Magnetic Levitation

Circuit Description

The schematic for the Levitator is shown in Fig. 4. Transformer T1 steps down the voltage from an AC outlet to 25-volts AC, which is then full-wave rectified by BR1. Capacitor C3 provides filtering. An unregulated 30-volts DC is provided from C3 for the high current draw that the actuator section of the circuit requires (more on that section in a moment). An LM7812 regulator, IC1, provides a regulated 12-volts DC for use by the rest of the circuit. Switch S1 is the power switch.

The output sensor of the circuit works as follows: An infrared LED, LED1, shines IR light onto the top of the globe that will be levitated. That IR light reflects off of the top of the globe back up to Q2, an IR phototransistor. Both LED1 and Q2 are mounted on the bottom of electromagnet L1, so the closer the globe is to the bottom of the magnet, the more light is reflected, and the more current flows through Q2. In other words, the amount of current that flows in Q2 is proportional to the amount of light shining on its base. Resistor R4 sets the brightness of LED1.

Fig. 5. This block diagram shows how the sections of the Levitator work together to resemble the models of closed-loop systems examined in Figs. 2 and 3.

The reference or control input is set by potentiometer R6 and resistor R8; that fixed resistor sets a minimum resistance value for the reference circuit. If R8 was not present and the wiper of R6 were turned to its lowest setting, a short circuit would exist from the emitter of Q2 to ground (which could damage Q2). Current from Q2 is directed through R6. That current is proportional to the gap between the magnet and the globe under it. You can set the desired gap distance by adjusting R6.

One section of an LM324 quad op-amp, IC2-a, is used as an error-detector. If R6 is set high, a given gap will result in a higher error voltage being generated by the error detector than if R6 were set low.

The compensator of the circuit consists of IC2-b, R1f R2, C4, R3, and R5. That compensator actually has two inputs, which both have the error signal from IC2-a applied equally to them. One input is through R2, the stability-adjustment potentiometer; the input coming in via R2 is the proportional (P) input to the compensator. The other input comes in through C4. That input is the derivative (D) input for the compensator. The compensator does not have an integral (I) input. Resistor R1 is a feedback resistor for IC2-b, and R3 and R5 bias the op-amp to operate on a single 12-volt supply.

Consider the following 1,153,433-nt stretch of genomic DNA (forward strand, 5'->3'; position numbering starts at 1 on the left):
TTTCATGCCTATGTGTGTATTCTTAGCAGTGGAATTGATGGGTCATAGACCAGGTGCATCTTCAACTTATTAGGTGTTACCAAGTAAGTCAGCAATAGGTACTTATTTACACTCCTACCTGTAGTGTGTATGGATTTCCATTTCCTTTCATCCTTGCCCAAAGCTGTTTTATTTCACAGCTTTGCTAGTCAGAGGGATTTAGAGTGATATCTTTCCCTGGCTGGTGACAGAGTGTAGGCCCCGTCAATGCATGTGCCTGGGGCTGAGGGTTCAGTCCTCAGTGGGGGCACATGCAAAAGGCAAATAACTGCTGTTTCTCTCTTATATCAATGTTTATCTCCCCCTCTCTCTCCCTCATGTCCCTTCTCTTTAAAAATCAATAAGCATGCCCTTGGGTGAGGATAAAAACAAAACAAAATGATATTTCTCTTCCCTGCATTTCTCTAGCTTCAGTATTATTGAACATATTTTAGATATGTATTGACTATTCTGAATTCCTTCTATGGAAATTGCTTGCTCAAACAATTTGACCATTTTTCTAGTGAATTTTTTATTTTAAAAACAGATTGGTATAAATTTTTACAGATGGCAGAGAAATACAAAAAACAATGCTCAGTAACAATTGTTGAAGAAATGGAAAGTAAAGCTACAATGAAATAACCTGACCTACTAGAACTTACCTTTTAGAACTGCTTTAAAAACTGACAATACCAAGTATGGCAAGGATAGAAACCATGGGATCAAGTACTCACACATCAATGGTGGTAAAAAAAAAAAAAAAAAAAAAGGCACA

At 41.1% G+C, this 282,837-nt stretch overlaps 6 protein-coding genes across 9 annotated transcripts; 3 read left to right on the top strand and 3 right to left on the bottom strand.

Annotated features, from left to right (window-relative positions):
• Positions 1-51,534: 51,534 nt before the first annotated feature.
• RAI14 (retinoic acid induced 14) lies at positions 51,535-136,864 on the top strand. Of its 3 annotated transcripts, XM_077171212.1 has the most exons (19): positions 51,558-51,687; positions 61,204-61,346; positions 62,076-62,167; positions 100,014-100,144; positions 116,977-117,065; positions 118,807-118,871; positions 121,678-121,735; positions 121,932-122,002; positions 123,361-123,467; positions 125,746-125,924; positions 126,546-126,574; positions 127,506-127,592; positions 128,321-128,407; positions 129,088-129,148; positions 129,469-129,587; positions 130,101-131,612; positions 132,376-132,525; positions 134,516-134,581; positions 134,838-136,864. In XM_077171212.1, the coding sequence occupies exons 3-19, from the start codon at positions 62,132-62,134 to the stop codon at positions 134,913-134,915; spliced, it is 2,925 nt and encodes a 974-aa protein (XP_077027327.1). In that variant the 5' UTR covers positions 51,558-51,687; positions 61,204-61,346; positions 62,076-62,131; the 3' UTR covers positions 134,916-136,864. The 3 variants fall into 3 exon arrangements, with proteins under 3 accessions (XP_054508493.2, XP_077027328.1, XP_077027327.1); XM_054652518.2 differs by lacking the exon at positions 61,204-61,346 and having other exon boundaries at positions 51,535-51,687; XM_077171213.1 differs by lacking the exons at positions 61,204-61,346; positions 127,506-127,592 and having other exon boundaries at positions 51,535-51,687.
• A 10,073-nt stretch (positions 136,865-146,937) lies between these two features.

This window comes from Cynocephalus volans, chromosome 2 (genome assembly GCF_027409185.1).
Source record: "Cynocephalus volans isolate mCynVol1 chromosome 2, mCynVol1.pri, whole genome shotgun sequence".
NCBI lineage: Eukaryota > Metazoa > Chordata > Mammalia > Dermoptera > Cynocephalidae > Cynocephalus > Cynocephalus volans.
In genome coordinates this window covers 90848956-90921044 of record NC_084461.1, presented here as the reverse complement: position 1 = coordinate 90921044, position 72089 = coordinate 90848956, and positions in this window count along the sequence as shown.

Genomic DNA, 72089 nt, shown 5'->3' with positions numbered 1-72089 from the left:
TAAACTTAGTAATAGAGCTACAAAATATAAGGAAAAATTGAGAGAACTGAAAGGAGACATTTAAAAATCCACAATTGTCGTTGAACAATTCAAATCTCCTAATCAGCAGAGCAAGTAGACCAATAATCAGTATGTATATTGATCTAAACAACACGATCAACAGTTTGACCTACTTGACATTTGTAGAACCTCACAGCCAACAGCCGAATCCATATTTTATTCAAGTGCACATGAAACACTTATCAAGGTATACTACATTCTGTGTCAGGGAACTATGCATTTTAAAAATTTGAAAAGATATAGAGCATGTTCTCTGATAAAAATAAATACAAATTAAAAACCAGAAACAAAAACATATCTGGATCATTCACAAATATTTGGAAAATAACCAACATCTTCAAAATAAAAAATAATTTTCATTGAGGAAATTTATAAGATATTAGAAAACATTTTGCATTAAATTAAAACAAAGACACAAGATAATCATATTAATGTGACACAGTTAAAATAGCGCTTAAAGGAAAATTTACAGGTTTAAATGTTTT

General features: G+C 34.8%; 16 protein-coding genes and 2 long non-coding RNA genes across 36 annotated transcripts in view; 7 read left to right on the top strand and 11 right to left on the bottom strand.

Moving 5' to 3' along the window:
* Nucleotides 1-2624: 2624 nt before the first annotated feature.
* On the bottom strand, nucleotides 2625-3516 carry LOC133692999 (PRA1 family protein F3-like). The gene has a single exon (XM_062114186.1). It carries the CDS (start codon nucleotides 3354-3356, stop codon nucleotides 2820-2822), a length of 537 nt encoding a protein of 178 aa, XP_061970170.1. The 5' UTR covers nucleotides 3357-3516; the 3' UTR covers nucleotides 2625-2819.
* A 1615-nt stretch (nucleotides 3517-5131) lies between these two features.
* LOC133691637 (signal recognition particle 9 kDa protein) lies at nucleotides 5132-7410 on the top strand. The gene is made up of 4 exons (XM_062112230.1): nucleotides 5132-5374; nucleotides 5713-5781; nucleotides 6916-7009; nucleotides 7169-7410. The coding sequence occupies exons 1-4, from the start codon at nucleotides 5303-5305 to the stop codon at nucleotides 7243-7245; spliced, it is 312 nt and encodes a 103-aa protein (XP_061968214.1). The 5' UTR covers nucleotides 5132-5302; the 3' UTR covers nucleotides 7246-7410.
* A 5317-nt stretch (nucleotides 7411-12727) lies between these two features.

The magnet assembly is made up of coil L1 and thermal-fuse F1. Because F1 is supposed to stop current flow when the magnet overheats, the fuse should be wired as part of coil L1 (more on that later). Both the magnet assembly and its supporting circuitry (C1, D1, M1, Q1, and R7) make up the actuator. The input to the actuator is the error signal from the gate of Q1, an IRF510 MOSFET transistor, and the output is the magnetic field from the magnet assembly.

Capacitor C1 filters "noise" and diode D1 protects Q1 from large voltage spikes that can occur across the" magnet assembly when the unit is turned off quickly. Meter M1 provides an indication of how much voltage is present in the magnet.

The magnet assembly transistor Q1, and resistor R7 are configured as a power amplifier with a gain of about 20. Transistor Q1 is configured as a common-source amplifier, meaning that the input signal is applied to its gate, and the output signal is taken off of its drain. The impedance of the drain circuit is the magnet resistance, or about 10 ohms, and the impedance of the source circuit is equal to the value of R7, 0.47 ohms.

To see how all the circuit components work together, look at Fig. 5, a block diagram of the Magnetic Ball Levitator. That's essentially the same type of diagram that was used in the earlier discussion of closed-loop systems.

Let's begin with the unit turned on and the ball suspended beneath the magnet a little closer than it should be. When the ball moves too close, more current flows in Q2, and the voltage across R6 increases. The error signal out of IC2-a then goes positive and couples to IC2-b through R2. Op-amp IC2-b amplifies and inverts the signal applying it to the gate of Q1. That negative signal is inverted and amplified, causing voltage on the drain of Q1 to go positive. As a result, less current flows in the magnet windings, which means less magnetic force is applied to the ball.

As the ball drops away from the magnet, the reverse occurs, Less current flows through Q2, which will result in more current flowing through the magnet. The compensator of the circuit keeps that back and forth motion of the ball stable so that it appears to be floating. Remember, potentiometer R2 can be used to adjust the level of that stability.

This article is reprinted from Popular Electronics, May 1996.

  < Previous Page 7 of 9 Next >